Everyone hates noisy, crowded places. Crammed into a space like a sardine. It’s horrible.
Yet for an autistic person, it feels like either you’re going to explode or die. Explode and die? We avoid these places like the plague, and we avoid situations that will lead to us being in places like this, like the plague.
Entering these places, feels like facing the mouth of hell. You see people dancing, talking and laughing – having a good time. I see, unpredictable people with unknown intentions, i see unwanted physical contact, and hear the roar of a thousand people all at once that not only fills my ears, by also my head, vibrating through my whole body.
Being in these places, the hyper awareness of an autistic person intensifies. Whereas you guys can tune stuff out, we are filled by it. We become part of the space in the room. So consequently we get knocked or bumped about by stray arms or elbows. I don’t like being too physically close to strangers at the best of times, but to sit or stand to closely to even one person, let alone many, makes me feel ill at ease. It’s like standing next to a zombie and you’re not sure whether it wants to eat you or not. So you stand quietly, trying not to move or draw any sort of attention to yourself, and as soon as they touch you in any way you freeze. Try not to look at them and desperately try to find some space away from the contact.
I’m aware that i’m making this sound like a horror movie, and in a lot of ways, it is like a horror movie. We HAAAATE crowds and noise and people. Yes, we hate people. You all suck! So, go away, leave us alone. Let us stand by ourselves in public, don’t talk to us, don’t even sit near us. Unless we know you, or think you’re ‘alright’.
When organising to go out somewhere, and you’re inviting an aspie, talk to them beforehand. See, if there’s anything you can do to make things easier for them. We like to be included and yes, the possibility of crowds and noisy places does make us anxious, so knowing that someone is looking out for us, is really nice and helpful. Even if its just agreeing to pop outside every now and then with them to get some relief and air.
I used to smoke, for this very excuse. It gave me a reason for standing outside at bars and pubs.
On the other end of things we have shops. Crowded, noisy shops, for me, aren’t too much of a problem. Because it’s easy just to go a different day instead, or to just dive in, grab what i need and dive out again. It’s not like bars, clubs or pubs where you’re stuck in a crowd for hours on end, trying to look like you’re having fun. You’re there in a shop for something, and when you find it, you’re out again.
Sometimes it can be difficult if we’re shopping with other people, and go wandering off, just then to lose them when we try looking for them. Having phones on is so handy!
‘Where are you?!’
‘By the birthday cards’
‘Oh yes i can see you now, i’m coming over’
In shops that i like, i do enjoy having the freedom to browse by myself. Which can mean that i go wandering off without the other person noticing. I call this ‘The Magpie Tendency’. Something catches my eye and i’m off exploring. I don’t do this to intentionally annoy or distract anyone from their shopping trip, it’s just something i do. And again, a simple phone call can help this.
I can get a bit tetchy if i’m bored, and just following you around for hours on end (or what feels like hours, am’i’right?!), but getting me engaged in things, like asking for my opinion on what catches your eye, is a good way to lower the tension i might be feeling. Most of the time, i’d probably go for a wander myself or find somewhere to sit and wait – whilst browsing my phone.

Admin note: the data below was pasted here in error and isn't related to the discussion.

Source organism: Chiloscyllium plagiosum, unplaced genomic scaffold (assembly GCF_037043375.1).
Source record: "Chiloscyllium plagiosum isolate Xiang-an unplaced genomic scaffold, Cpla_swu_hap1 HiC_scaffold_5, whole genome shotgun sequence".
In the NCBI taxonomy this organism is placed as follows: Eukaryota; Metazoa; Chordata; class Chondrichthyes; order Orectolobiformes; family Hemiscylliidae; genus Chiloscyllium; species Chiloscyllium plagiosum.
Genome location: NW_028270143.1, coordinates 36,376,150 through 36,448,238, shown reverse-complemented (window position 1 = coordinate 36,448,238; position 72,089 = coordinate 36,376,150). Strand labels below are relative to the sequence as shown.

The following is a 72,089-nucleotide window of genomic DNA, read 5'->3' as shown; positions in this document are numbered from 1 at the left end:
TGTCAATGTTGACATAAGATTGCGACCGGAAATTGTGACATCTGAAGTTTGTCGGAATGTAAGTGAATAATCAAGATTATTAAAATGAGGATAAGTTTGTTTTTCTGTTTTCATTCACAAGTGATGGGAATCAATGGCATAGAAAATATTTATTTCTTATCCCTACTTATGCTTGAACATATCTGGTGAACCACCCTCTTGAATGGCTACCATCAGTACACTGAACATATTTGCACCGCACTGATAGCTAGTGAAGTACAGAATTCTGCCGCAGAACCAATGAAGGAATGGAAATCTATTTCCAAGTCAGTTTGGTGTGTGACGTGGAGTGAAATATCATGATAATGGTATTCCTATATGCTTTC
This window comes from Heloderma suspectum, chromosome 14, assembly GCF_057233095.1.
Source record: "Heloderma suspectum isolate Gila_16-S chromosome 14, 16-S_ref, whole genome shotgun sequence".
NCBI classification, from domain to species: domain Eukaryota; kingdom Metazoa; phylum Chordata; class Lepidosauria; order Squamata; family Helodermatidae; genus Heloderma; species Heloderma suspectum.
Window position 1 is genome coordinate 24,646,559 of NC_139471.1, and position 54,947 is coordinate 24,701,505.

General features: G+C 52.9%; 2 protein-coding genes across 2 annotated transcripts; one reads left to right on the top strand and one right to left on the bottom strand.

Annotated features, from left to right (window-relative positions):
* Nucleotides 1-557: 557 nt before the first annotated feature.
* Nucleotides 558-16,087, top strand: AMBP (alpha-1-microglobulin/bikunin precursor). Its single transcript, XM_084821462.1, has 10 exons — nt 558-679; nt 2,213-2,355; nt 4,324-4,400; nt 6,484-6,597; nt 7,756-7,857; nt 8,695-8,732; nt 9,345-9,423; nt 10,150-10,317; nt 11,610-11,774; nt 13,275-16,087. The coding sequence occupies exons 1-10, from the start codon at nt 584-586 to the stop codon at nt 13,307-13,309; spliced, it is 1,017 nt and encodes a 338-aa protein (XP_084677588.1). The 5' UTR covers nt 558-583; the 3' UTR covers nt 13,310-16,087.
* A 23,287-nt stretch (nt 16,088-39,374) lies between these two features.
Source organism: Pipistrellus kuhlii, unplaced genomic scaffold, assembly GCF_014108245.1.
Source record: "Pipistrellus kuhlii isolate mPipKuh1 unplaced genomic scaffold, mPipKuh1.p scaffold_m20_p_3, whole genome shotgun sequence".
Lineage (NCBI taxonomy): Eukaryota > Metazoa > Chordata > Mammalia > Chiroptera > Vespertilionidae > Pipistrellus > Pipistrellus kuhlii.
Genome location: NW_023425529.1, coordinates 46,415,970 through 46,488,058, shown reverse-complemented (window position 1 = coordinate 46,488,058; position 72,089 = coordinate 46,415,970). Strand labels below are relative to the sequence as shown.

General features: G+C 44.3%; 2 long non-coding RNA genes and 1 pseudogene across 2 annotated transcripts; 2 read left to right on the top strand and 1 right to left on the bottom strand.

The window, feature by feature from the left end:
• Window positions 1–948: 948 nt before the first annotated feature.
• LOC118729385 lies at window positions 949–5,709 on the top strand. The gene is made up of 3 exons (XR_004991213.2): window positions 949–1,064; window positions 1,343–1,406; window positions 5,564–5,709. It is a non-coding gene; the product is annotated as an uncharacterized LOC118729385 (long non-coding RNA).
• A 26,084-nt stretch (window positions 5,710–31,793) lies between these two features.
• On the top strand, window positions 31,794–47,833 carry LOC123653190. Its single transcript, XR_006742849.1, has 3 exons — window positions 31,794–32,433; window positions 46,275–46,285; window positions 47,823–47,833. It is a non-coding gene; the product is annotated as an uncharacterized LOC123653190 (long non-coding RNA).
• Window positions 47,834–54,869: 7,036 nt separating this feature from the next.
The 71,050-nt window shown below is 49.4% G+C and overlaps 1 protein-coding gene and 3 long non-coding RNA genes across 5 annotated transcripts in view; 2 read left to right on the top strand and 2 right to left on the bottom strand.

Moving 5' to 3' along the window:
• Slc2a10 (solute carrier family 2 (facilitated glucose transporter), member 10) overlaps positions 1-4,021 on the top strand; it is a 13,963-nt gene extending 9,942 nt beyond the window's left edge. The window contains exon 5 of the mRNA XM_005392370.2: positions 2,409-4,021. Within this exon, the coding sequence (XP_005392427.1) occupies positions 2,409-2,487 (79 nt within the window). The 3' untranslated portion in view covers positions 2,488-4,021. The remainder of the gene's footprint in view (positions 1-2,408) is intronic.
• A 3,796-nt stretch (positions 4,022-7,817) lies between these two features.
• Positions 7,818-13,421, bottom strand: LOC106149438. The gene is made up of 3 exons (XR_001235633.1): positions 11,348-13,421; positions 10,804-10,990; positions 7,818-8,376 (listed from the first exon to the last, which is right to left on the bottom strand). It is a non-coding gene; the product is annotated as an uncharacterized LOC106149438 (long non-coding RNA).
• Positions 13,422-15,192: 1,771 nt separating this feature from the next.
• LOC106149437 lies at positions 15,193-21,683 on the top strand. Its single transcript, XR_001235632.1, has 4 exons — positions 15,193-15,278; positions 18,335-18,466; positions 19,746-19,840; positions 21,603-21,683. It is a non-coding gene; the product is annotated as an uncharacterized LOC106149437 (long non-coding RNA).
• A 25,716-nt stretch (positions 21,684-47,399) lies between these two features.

This is a difficult one, because i ‘have’ to be there. I can’t just walk out when i need to. But there has been times, in different jobs i’ve had where i’ve been in noisy, crowded spaces. The worst part in this situation is the noise, i can’t think, i can’t hear important information, because i can’t filter out every other noise in that space.
Headphones can help. If you have an autistic person in your workplace, that has problems with filtering out noises. Give them some noise-cancelling headphones, at a pinch normal ones will do. If its chilly in the work place, ear muffs will work just as good.
The strange partof the inability to filter sounds, is that it can affect our mobility and also our visibility. Everything gets jumbled, so we can’t always see if someone is talking directly to us, and we can get stumble or get lost because we are literally filled with noise. Everything else in our heads and bodies gets drowned out.
Giving us headphones may seem to you, to not be a good solution, because surely that mean they can’t hear anything. Wrong. You know, and we know, even with the best headphones or ear muffs you can still hear things, they’re just very muffled. Thing is, we’re not having to filter noises, so we can focus on where we’re going, what we need to do and on whats before us. We can see more clearly if someone is talking to us, with headphones on, than without.
Approaching the headphones
As an employer, how do you approach your aspie worker to suggest they where headphones. Don’t make a fuss. Don’t be formal. Just suggest if they want to listen to music as they work they can, and then they can make up their own minds if thats going to be something that is helpful for them or not.
You might then find that other workers want to do the same thing, or question why so-so is allowed to listen to music, but they’re not. Explain it. So-so has autism and has trouble with noise in the workplace, so they wear headphones to help them block some of it out. The noise causes them discomfort and distress. This is something they can’t help or just ‘get used to’. It also doesn’t stop them from being a good employee or stop them from being suitable for their role. They have a disability, and this helps them around some of their challenges.